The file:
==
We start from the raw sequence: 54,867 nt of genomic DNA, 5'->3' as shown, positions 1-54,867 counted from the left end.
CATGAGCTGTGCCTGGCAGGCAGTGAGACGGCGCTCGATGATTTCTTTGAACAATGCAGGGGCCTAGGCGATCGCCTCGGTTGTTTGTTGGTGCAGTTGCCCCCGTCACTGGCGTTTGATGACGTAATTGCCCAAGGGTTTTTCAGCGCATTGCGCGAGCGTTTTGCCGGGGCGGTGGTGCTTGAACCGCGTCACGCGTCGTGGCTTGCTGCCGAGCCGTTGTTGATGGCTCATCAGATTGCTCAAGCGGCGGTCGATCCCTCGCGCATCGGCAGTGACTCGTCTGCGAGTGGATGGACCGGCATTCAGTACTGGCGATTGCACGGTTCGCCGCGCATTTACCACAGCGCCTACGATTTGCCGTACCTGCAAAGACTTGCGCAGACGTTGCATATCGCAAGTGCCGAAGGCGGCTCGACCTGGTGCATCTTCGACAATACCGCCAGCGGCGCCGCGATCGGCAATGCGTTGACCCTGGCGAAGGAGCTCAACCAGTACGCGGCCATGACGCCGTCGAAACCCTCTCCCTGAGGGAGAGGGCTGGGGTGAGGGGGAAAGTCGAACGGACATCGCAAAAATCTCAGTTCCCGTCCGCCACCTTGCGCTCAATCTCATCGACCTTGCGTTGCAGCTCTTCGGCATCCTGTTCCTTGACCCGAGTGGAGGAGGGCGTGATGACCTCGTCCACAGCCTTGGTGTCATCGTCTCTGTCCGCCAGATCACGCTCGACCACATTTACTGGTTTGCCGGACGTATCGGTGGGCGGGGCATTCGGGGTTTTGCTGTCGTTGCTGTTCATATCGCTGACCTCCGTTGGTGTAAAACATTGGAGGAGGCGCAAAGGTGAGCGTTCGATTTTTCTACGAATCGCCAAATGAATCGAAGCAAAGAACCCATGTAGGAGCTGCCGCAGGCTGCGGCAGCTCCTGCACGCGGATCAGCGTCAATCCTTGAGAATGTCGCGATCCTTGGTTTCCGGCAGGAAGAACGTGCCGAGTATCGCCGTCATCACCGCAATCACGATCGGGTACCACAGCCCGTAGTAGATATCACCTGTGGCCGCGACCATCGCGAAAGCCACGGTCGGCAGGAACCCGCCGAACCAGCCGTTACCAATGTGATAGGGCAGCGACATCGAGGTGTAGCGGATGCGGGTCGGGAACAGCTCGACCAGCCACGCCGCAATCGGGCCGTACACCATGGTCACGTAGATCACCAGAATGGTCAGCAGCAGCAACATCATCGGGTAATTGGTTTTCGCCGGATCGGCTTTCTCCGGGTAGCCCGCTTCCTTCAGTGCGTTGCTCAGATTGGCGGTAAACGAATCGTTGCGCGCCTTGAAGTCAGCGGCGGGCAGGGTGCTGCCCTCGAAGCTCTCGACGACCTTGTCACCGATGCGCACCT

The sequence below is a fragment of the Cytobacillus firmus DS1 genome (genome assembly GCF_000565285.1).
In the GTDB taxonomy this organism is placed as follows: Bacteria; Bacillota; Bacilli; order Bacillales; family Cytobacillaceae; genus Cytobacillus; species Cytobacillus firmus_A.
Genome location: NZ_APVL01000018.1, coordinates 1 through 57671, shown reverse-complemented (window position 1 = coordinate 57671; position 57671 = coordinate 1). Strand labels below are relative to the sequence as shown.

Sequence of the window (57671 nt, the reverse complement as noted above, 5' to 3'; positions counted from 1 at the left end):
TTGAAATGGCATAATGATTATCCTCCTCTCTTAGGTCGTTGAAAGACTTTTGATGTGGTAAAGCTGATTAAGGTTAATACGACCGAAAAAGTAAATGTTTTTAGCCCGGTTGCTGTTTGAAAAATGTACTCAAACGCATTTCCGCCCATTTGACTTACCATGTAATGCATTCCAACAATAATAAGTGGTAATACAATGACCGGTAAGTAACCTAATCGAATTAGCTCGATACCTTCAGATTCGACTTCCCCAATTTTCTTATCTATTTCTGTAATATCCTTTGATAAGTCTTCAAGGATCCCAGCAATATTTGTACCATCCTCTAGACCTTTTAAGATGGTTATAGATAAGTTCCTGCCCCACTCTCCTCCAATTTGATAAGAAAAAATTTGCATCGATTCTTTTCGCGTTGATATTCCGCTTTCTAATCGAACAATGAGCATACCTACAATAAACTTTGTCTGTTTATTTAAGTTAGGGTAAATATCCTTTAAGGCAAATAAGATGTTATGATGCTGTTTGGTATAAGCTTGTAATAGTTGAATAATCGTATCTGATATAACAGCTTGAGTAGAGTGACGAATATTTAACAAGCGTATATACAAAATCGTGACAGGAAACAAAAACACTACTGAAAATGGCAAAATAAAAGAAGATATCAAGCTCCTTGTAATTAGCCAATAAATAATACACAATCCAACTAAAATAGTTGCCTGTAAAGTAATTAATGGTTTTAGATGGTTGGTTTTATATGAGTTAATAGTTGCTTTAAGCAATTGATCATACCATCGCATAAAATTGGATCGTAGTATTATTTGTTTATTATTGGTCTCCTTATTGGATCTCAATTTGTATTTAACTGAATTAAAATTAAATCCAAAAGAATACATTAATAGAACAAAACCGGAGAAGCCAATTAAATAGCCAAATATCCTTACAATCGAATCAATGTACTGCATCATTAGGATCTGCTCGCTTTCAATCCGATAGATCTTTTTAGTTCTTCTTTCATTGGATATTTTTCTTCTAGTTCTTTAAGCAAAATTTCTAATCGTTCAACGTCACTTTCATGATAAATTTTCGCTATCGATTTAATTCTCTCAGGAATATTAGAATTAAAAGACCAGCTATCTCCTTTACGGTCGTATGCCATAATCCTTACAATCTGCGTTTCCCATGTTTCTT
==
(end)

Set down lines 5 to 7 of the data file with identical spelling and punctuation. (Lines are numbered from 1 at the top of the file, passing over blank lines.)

Genome location: NZ_APVL01000018.1, coordinates 1 through 57671, shown reverse-complemented (window position 1 = coordinate 57671; position 57671 = coordinate 1). Strand labels below are relative to the sequence as shown.

Sequence of the window (57671 nt, the reverse complement as noted above, 5' to 3'; positions counted from 1 at the left end):
TTGAAATGGCATAATGATTATCCTCCTCTCTTAGGTCGTTGAAAGACTTTTGATGTGGTAAAGCTGATTAAGGTTAATACGACCGAAAAAGTAAATGTTTTTAGCCCGGTTGCTGTTTGAAAAATGTACTCAAACGCATTTCCGCCCATTTGACTTACCATGTAATGCATTCCAACAATAATAAGTGGTAATACAATGACCGGTAAGTAACCTAATCGAATTAGCTCGATACCTTCAGATTCGACTTCCCCAATTTTCTTATCTATTTCTGTAATATCCTTTGATAAGTCTTCAAGGATCCCAGCAATATTTGTACCATCCTCTAGACCTTTTAAGATGGTTATAGATAAGTTCCTGCCCCACTCTCCTCCAATTTGATAAGAAAAAATTTGCATCGATTCTTTTCGCGTTGATATTCCGCTTTCTAATCGAACAATGAGCATACCTACAATAAACTTTGTCTGTTTATTTAAGTTAGGGTAAATATCCTTTAAGGCAAATAAGATGTTATGATGCTGTTTGGTATAAGCTTGTAATAGTTGAATAATCGTATCTGATATAACAGCTTGAGTAGAGTGACGAATATTTAACAAGCGTATATACAAAATCGTGACAGGAAACAAAAACACTACTGAAAATGGCAAAATAAAAGAAGATATCAAGCTCCTTGTAATTAGCCAATAAATAATACACAATCCAACTAAAATAGTTGCCTGTAAAGTAATTAATGGTTTTAGATGGTTGGTTTTATATGAGTTAATAGTTGCTTTAAGCAATTGATCATACCATCGCATAAAATTGGATCGTAGTATTATTTGTTTATTATTGGTCTCCTTATTGGATCTCAATTTGTATTTAACTGAATTAAAATTAAATCCAAAAGAATACATTAATAGAACAAAACCGGAGAAGCCAATTAAATAGCCAAATATCCTTACAATCGAATCAATGTACTGCATCATTAGGATCTGCTCGCTTTCAATCCGATAGATCTTTTTAGTTCTTCTTTCATTGGATATTTTTCTTCTAGTTCTTTAAGCAAAATTTCTAATCGTTCAACGTCACTTTCATGATAAATTTTCGCTATCGATTTAATTCTCTCAGGAATATTAGAATTAAAAGACCAGCTATCTCCTTTACGGTCGTATGCCATAATCCTTACAATCTGCGTTTCCCATGTTTCTT